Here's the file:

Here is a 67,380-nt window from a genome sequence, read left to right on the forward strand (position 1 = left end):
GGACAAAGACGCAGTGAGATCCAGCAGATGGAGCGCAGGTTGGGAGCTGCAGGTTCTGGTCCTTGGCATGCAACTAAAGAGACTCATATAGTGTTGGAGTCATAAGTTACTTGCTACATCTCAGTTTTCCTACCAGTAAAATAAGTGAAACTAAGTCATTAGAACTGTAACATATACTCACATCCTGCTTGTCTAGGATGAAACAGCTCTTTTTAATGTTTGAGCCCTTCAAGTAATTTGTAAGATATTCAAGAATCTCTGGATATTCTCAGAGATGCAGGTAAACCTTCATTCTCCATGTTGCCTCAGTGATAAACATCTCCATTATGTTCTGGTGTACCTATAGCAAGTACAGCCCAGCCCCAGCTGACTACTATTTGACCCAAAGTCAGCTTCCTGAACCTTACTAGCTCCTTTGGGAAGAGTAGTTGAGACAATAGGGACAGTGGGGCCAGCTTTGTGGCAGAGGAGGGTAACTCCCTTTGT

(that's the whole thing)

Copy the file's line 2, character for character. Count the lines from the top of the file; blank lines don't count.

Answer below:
GGACAAAGACGCAGTGAGATCCAGCAGATGGAGCGCAGGTTGGGAGCTGCAGGTTCTGGTCCTTGGCATGCAACTAAAGAGACTCATATAGTGTTGGAGTCATAAGTTACTTGCTACATCTCAGTTTTCCTACCAGTAAAATAAGTGAAACTAAGTCATTAGAACTGTAACATATACTCACATCCTGCTTGTCTAGGATGAAACAGCTCTTTTTAATGTTTGAGCCCTTCAAGTAATTTGTAAGATATTCAAGAATCTCTGGATATTCTCAGAGATGCAGGTAAACCTTCATTCTCCATGTTGCCTCAGTGATAAACATCTCCATTATGTTCTGGTGTACCTATAGCAAGTACAGCCCAGCCCCAGCTGACTACTATTTGACCCAAAGTCAGCTTCCTGAACCTTACTAGCTCCTTTGGGAAGAGTAGTTGAGACAATAGGGACAGTGGGGCCAGCTTTGTGGCAGAGGAGGGTAACTCCCTTTGT